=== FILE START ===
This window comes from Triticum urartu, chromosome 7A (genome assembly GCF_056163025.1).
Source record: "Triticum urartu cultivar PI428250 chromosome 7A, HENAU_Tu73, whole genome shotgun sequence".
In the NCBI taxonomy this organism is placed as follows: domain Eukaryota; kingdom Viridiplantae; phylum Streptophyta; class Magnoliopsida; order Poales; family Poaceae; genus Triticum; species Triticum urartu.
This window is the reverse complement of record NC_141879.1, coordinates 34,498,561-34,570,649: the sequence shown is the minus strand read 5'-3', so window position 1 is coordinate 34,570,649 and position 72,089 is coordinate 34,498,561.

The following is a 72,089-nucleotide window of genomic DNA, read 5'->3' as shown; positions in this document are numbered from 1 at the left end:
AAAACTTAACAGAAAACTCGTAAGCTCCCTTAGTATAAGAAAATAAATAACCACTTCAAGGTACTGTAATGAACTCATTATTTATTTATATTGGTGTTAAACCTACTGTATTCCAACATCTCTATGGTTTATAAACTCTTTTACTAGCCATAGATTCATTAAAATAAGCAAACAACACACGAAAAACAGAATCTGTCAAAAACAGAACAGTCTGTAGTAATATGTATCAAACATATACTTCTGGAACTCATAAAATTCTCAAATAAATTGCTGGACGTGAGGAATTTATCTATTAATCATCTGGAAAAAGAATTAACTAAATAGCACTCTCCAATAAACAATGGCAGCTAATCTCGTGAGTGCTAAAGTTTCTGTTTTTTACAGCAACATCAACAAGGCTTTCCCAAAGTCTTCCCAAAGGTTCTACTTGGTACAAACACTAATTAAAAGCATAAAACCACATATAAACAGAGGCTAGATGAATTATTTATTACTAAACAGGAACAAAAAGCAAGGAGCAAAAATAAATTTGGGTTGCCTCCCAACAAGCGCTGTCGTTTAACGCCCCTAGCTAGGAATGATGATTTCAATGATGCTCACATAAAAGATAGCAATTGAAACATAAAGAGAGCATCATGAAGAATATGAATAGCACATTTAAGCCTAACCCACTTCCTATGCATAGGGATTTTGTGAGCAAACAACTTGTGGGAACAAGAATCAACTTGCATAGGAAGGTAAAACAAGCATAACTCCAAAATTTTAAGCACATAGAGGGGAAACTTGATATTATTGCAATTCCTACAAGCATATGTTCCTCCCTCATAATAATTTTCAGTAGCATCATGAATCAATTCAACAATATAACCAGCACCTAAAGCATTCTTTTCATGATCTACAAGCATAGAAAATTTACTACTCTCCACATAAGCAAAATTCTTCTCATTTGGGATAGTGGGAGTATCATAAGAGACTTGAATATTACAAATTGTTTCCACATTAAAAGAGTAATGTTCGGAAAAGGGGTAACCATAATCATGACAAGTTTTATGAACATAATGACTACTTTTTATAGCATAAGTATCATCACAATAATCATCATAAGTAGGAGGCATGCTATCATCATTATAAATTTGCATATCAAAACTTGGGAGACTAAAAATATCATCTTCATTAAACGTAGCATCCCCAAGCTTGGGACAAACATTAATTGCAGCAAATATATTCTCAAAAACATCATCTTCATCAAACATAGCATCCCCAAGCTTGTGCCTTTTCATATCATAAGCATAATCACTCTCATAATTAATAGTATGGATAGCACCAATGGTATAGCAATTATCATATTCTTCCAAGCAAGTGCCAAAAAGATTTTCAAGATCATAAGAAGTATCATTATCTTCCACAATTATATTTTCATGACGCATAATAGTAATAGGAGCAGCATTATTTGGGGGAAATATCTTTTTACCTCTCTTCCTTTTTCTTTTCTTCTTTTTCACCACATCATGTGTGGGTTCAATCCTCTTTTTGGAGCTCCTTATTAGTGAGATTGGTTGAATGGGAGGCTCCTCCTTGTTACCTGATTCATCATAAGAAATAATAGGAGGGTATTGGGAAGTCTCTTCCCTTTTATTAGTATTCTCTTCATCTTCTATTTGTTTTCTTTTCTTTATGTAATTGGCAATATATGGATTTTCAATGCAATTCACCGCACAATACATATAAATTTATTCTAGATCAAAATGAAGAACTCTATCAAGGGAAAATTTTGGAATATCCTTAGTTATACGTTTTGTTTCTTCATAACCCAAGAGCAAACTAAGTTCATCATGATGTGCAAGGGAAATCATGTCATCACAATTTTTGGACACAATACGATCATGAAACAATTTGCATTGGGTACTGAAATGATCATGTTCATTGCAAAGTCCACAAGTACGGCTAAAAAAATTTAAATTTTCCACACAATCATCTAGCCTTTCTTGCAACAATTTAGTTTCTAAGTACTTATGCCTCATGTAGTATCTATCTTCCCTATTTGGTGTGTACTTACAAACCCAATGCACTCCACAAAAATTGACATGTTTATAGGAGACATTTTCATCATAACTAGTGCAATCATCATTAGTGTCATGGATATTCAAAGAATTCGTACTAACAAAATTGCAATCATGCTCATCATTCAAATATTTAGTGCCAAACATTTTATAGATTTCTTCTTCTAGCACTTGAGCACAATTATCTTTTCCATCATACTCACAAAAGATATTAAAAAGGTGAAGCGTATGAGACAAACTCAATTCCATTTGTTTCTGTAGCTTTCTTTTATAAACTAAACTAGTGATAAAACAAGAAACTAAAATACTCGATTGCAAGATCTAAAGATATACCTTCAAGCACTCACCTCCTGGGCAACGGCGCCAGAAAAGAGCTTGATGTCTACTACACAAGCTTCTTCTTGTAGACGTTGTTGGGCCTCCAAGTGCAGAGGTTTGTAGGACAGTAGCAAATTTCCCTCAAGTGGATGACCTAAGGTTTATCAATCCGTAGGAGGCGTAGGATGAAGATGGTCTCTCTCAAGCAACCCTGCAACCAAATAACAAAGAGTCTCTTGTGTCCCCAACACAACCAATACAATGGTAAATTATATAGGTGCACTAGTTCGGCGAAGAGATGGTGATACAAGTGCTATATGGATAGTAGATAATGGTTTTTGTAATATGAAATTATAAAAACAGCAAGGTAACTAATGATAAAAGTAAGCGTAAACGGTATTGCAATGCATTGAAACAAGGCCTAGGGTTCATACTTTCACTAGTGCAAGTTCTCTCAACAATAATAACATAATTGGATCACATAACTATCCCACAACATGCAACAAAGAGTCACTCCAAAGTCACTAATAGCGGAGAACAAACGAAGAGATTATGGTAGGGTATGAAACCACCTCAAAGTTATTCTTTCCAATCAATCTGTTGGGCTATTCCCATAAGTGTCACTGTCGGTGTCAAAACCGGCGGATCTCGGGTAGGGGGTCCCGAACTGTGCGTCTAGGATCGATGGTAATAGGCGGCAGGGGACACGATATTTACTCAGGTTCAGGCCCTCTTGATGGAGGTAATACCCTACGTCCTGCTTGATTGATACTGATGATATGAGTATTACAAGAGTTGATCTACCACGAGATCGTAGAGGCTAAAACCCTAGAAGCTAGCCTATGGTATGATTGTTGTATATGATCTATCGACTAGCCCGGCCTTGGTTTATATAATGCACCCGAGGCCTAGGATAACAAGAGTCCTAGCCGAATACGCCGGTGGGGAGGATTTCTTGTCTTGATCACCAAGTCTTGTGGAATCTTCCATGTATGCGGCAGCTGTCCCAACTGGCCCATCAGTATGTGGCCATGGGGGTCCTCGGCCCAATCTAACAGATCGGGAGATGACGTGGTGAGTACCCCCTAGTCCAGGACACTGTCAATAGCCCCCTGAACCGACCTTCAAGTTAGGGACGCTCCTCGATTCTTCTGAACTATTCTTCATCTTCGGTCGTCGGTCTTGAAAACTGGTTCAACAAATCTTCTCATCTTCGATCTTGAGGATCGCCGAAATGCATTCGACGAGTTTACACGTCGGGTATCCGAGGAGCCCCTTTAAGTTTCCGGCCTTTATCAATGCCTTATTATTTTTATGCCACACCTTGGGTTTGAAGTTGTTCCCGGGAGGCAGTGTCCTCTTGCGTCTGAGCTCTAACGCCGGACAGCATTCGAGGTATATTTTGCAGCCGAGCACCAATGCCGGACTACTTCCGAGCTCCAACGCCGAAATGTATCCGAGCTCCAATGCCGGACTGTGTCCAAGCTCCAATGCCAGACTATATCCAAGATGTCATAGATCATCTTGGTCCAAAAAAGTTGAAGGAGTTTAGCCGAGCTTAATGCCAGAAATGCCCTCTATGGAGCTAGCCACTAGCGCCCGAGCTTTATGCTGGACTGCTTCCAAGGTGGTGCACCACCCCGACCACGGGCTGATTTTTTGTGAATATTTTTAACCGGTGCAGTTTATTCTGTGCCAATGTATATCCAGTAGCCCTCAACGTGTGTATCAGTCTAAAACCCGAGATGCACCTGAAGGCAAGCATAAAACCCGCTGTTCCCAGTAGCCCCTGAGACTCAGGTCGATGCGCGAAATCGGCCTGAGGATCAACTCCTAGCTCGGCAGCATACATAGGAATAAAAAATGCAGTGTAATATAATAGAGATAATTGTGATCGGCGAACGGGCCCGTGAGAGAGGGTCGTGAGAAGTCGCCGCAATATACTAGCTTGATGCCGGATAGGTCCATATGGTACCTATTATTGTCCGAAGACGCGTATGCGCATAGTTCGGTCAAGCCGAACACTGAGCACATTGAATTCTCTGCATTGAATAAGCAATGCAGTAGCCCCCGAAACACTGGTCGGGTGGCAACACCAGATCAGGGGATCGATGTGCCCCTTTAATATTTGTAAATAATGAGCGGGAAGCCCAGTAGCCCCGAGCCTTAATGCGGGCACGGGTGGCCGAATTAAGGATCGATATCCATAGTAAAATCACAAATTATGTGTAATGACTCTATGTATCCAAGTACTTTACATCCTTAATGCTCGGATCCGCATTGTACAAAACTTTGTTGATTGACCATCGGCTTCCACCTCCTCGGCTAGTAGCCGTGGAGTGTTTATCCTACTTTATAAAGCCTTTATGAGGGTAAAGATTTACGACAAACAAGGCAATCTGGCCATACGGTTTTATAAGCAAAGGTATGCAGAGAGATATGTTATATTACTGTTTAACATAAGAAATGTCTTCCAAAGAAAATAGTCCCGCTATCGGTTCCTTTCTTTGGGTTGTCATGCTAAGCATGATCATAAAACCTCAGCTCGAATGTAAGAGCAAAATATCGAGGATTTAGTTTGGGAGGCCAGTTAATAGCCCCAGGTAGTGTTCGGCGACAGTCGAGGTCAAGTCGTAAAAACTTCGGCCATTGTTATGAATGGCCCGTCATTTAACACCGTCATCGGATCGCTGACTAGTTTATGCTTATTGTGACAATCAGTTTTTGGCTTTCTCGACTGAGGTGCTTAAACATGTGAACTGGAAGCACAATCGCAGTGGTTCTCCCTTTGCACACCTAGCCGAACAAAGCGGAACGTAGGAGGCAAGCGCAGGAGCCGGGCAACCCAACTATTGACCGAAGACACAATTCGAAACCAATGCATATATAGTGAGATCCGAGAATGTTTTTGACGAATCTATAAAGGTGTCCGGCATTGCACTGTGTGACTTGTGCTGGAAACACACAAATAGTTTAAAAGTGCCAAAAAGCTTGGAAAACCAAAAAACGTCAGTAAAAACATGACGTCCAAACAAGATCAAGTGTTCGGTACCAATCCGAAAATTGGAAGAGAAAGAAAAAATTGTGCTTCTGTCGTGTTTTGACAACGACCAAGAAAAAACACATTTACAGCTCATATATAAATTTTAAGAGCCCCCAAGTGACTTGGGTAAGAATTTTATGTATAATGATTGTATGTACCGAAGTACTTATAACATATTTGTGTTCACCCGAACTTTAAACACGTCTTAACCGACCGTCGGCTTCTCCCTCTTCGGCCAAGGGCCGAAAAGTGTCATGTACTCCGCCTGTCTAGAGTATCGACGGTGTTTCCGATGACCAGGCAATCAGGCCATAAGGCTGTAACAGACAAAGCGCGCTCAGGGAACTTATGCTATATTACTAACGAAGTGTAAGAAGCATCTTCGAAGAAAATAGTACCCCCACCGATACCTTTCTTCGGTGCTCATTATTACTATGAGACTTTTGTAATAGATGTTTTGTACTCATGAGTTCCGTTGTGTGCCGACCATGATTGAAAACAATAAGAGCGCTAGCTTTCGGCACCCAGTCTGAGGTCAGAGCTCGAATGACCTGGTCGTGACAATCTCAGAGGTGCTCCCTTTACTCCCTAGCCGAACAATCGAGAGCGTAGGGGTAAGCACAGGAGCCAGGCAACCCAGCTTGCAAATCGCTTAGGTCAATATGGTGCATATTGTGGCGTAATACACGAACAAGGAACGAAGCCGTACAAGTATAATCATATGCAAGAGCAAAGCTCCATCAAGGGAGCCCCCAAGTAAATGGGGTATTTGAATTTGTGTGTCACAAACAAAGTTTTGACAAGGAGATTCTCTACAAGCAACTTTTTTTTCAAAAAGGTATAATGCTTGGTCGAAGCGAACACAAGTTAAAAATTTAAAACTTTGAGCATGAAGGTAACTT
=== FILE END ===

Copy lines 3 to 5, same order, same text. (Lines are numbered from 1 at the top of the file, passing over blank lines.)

In the NCBI taxonomy this organism is placed as follows: domain Eukaryota; kingdom Viridiplantae; phylum Streptophyta; class Magnoliopsida; order Poales; family Poaceae; genus Triticum; species Triticum urartu.
This window is the reverse complement of record NC_141879.1, coordinates 34,498,561-34,570,649: the sequence shown is the minus strand read 5'-3', so window position 1 is coordinate 34,570,649 and position 72,089 is coordinate 34,498,561.

The following is a 72,089-nucleotide window of genomic DNA, read 5'->3' as shown; positions in this document are numbered from 1 at the left end: